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SBD/January 4, 2011/Facilities
Published January 4, 2011
In Milwaukee, Mark Kass reports construction crews "continue to make progress on installing the much-anticipated new scoreboard at Miller Park," and the project is "to be completed in time" for the Brewers' first game in April. The new scoreboard will be 5,940 square feet, compared to the current 3,728-square-foot one at Miller Park, making it the third largest in MLB. In addition, the scoreboard "will have 2.35 million pixels, as compared with the 133,624 pixels in the current scoreboard, giving it nearly 18 times better resolution" (BUSINESS JOURNAL OF MILWAUKEE, 12/31 issue).
WE CAN BUILD ON THIS! In Edmonton, Gordon Kent reported city planners "threw their support Thursday behind the Katz Group's proposal to rezone a section of downtown Edmonton land" for an entertainment complex that would include a new Oilers arena. Edmonton Planning & Development GM Gary Klassen said, "The recommendation is strictly for the zoning of the lands. This is not about the approval of a downtown arena at this time." The proposal could see "less parking required for the project, part of the city's overall desire to demand fewer stalls in downtown developments, and makes clear that the project must welcome pedestrians." The suggested "bylaw amendments, which will be discussed by city council at a January 18 public hearing, accommodate an arena, offices, homes, retail and other uses" (EDMONTON JOURNAL, 12/31).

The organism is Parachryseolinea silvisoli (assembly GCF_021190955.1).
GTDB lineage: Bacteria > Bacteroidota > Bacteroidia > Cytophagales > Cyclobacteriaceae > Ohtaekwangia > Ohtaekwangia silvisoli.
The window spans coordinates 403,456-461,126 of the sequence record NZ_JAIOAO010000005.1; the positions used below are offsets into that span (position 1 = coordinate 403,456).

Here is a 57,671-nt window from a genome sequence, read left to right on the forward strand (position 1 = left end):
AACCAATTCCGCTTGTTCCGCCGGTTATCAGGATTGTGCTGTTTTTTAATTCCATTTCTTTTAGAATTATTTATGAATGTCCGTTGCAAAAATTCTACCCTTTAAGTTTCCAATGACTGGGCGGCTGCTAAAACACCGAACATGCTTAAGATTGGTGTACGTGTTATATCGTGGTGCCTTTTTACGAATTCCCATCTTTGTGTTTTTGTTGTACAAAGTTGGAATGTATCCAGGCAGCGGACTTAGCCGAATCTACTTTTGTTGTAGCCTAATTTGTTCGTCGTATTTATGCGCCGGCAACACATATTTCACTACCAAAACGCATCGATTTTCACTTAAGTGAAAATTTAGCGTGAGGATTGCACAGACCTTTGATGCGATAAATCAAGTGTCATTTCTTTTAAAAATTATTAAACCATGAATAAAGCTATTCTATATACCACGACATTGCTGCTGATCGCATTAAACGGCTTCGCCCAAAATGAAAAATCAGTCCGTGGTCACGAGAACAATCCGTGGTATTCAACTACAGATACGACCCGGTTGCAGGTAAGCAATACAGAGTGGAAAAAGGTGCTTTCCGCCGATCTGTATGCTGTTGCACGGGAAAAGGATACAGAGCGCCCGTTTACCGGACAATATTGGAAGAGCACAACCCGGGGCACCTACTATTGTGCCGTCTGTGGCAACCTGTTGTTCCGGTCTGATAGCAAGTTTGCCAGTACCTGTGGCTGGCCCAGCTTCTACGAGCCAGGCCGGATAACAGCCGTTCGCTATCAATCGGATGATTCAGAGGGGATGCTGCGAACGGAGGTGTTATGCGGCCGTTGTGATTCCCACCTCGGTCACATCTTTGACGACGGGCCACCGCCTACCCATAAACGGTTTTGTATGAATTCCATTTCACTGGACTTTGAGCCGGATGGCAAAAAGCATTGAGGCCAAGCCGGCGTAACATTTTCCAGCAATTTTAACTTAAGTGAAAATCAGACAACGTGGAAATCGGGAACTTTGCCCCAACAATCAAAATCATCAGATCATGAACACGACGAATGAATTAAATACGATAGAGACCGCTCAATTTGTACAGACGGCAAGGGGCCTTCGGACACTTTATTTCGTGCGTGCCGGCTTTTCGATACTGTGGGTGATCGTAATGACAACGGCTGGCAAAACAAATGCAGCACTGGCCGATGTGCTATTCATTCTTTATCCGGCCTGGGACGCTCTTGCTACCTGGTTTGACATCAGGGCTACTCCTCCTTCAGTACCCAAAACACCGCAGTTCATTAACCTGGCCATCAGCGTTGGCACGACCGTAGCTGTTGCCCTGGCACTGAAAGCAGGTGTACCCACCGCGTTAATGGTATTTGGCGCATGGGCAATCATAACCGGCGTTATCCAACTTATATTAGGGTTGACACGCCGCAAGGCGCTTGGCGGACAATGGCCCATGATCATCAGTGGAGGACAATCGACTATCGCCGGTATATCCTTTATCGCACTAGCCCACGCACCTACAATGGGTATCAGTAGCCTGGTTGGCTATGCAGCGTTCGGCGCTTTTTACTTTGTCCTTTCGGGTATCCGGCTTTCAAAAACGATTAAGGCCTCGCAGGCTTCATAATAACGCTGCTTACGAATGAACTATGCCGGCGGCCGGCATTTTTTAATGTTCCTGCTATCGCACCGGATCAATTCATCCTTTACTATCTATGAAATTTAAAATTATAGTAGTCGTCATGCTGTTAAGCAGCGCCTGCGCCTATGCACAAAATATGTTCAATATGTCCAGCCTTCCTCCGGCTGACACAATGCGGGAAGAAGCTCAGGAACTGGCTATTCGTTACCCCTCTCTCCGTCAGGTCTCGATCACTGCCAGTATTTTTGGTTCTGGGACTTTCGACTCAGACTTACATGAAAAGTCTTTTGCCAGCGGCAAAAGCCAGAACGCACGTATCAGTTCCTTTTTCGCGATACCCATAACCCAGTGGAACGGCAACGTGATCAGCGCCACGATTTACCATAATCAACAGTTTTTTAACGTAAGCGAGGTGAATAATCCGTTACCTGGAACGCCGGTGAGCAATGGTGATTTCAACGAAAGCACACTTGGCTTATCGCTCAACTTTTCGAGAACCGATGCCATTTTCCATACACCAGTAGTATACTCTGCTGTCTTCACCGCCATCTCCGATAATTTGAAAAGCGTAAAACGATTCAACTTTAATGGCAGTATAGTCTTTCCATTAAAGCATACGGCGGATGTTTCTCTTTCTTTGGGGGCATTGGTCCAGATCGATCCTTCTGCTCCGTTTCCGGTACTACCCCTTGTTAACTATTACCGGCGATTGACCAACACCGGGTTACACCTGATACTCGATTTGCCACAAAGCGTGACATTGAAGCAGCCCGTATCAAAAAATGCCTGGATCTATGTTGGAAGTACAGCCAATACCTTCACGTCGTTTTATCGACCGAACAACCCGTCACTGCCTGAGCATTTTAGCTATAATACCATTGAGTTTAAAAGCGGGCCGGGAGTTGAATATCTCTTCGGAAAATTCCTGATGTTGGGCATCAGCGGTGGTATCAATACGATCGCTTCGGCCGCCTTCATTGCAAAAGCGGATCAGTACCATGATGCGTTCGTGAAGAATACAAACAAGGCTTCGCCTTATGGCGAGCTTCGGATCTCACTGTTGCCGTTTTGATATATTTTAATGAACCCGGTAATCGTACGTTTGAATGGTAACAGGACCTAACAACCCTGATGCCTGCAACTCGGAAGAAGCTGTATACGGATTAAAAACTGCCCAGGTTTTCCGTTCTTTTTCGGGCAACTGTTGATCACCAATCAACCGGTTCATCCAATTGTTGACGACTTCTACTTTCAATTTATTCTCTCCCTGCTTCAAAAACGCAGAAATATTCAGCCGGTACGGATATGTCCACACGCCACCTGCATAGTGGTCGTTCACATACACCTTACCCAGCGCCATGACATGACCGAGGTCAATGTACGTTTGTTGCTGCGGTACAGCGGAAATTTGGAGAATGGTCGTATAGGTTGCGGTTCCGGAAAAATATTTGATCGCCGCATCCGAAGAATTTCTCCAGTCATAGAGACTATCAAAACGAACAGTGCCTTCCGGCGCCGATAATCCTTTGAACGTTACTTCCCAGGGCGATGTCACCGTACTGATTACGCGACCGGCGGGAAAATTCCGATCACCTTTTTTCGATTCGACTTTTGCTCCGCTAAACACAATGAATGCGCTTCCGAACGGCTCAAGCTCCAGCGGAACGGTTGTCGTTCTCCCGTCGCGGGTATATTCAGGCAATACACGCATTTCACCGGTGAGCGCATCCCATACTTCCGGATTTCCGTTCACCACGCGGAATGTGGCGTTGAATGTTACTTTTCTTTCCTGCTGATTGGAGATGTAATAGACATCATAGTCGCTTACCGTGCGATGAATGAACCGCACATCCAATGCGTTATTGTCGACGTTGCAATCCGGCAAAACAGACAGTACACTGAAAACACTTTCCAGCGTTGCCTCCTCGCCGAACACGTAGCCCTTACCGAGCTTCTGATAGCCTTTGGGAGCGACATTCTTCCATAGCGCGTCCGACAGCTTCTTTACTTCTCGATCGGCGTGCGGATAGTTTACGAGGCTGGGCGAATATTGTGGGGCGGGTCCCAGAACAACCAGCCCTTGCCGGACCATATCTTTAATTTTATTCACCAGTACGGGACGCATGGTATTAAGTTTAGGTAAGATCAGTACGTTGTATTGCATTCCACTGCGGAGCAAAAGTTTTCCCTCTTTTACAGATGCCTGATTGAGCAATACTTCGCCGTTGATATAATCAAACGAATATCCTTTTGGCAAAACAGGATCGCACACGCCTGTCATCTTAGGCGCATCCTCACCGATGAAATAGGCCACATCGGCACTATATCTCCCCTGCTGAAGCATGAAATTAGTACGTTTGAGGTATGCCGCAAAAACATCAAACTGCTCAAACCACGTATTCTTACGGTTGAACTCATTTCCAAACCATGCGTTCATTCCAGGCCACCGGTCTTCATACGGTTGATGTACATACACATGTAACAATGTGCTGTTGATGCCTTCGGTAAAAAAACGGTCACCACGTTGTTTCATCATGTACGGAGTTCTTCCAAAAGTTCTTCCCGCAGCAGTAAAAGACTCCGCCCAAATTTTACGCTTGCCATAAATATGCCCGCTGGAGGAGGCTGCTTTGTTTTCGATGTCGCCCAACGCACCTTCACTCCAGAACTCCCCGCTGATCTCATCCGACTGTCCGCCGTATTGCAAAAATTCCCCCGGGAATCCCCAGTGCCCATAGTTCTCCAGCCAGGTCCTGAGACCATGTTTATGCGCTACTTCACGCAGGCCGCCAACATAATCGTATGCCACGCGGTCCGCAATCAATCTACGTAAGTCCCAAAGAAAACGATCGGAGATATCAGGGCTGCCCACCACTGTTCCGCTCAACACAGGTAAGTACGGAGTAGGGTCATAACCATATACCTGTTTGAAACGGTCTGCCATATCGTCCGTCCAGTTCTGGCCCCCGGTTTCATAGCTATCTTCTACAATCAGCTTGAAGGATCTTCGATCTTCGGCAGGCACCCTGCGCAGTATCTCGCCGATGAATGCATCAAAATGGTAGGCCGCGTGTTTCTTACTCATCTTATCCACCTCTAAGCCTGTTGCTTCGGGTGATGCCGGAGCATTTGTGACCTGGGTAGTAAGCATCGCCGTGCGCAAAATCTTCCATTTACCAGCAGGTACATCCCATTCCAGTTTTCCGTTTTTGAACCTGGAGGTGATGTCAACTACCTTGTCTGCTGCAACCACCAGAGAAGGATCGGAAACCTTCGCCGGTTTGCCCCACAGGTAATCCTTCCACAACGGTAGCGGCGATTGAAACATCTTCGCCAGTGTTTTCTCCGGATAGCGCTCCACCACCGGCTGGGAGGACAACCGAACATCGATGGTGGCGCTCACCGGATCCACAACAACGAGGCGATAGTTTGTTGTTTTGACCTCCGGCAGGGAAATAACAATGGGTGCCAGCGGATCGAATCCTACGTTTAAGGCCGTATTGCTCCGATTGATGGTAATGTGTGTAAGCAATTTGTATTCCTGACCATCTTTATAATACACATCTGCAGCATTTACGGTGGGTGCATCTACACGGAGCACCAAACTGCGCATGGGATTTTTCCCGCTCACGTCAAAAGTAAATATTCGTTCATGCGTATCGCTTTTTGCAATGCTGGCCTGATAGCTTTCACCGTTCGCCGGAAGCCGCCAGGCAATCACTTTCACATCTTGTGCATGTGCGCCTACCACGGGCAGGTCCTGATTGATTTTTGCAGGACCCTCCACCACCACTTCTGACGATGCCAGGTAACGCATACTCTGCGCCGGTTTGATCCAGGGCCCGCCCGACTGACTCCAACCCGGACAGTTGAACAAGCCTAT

THE NEXT BEST THING: The Cowboys and the NFL have "created a stadium Super Bowl Tour that will allow individuals and groups to experience some of the Super Bowl fun." The Cowboys Stadium tours run from Jan. 24-Feb. 10, though "no tours will be allowed" from Feb. 4 until Super Bowl XLV kicks off two days later. Tickets are $40 per individual and $35 per person for groups of 20 or more (STAR-TELEGRAM.com, 1/3).
IF YOU BUILD THEM...: A PITTSBURGH POST-GAZETTE editorial addressed the Steelers' desire to add seats at Heinz Field under the header, "Build More, But Spare Taxpayers The Bill For Parking." The Pittsburgh Stadium Authority last week, in "anticipation of a possible expansion" of Heinz Field seating, approved a $20,000 "study of the parking situation" at the facility. The editorial stated, "It's clear that the team would fund the new seats privately. It should be equally clear that taxpayer funds won't pay for more parking" (PITTSBURGH POST-GAZETTE, 1/3).